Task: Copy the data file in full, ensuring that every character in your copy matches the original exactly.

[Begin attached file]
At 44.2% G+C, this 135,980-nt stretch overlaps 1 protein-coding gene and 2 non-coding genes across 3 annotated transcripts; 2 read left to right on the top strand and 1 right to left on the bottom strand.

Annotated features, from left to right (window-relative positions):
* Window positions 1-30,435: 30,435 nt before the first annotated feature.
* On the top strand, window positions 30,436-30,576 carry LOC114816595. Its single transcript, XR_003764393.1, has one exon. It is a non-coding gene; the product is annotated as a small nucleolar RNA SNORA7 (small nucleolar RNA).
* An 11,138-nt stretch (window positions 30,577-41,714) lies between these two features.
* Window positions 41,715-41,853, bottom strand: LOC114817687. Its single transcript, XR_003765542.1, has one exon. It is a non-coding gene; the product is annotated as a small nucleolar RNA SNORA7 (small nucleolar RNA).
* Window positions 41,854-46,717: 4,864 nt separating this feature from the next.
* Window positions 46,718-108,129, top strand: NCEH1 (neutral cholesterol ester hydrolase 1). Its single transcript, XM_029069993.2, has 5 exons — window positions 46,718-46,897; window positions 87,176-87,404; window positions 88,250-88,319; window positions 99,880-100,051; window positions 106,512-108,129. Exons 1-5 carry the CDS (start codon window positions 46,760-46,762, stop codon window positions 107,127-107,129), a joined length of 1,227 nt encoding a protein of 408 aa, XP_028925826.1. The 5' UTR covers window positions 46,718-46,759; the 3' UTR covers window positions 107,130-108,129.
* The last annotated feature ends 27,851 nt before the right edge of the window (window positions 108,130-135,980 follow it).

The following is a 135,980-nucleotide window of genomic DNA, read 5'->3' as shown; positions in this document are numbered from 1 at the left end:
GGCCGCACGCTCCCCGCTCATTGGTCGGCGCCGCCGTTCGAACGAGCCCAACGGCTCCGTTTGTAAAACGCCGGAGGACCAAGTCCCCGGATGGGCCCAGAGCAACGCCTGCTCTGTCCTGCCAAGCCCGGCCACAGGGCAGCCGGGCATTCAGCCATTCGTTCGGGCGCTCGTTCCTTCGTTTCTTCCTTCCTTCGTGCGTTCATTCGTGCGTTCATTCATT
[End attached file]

At 44.2% G+C, this 135,980-nt stretch overlaps 1 protein-coding gene and 2 non-coding genes across 3 annotated transcripts; 2 read left to right on the top strand and 1 right to left on the bottom strand.

Annotated features, from left to right (window-relative positions):
* Window positions 1-30,435: 30,435 nt before the first annotated feature.
* On the top strand, window positions 30,436-30,576 carry LOC114816595. Its single transcript, XR_003764393.1, has one exon. It is a non-coding gene; the product is annotated as a small nucleolar RNA SNORA7 (small nucleolar RNA).
* An 11,138-nt stretch (window positions 30,577-41,714) lies between these two features.
* Window positions 41,715-41,853, bottom strand: LOC114817687. Its single transcript, XR_003765542.1, has one exon. It is a non-coding gene; the product is annotated as a small nucleolar RNA SNORA7 (small nucleolar RNA).
* Window positions 41,854-46,717: 4,864 nt separating this feature from the next.
* Window positions 46,718-108,129, top strand: NCEH1 (neutral cholesterol ester hydrolase 1). Its single transcript, XM_029069993.2, has 5 exons — window positions 46,718-46,897; window positions 87,176-87,404; window positions 88,250-88,319; window positions 99,880-100,051; window positions 106,512-108,129. Exons 1-5 carry the CDS (start codon window positions 46,760-46,762, stop codon window positions 107,127-107,129), a joined length of 1,227 nt encoding a protein of 408 aa, XP_028925826.1. The 5' UTR covers window positions 46,718-46,759; the 3' UTR covers window positions 107,130-108,129.
* The last annotated feature ends 27,851 nt before the right edge of the window (window positions 108,130-135,980 follow it).

The following is a 135,980-nucleotide window of genomic DNA, read 5'->3' as shown; positions in this document are numbered from 1 at the left end:
GGCCGCACGCTCCCCGCTCATTGGTCGGCGCCGCCGTTCGAACGAGCCCAACGGCTCCGTTTGTAAAACGCCGGAGGACCAAGTCCCCGGATGGGCCCAGAGCAACGCCTGCTCTGTCCTGCCAAGCCCGGCCACAGGGCAGCCGGGCATTCAGCCATTCGTTCGGGCGCTCGTTCCTTCGTTTCTTCCTTCCTTCGTGCGTTCATTCGTGCGTTCATTCATT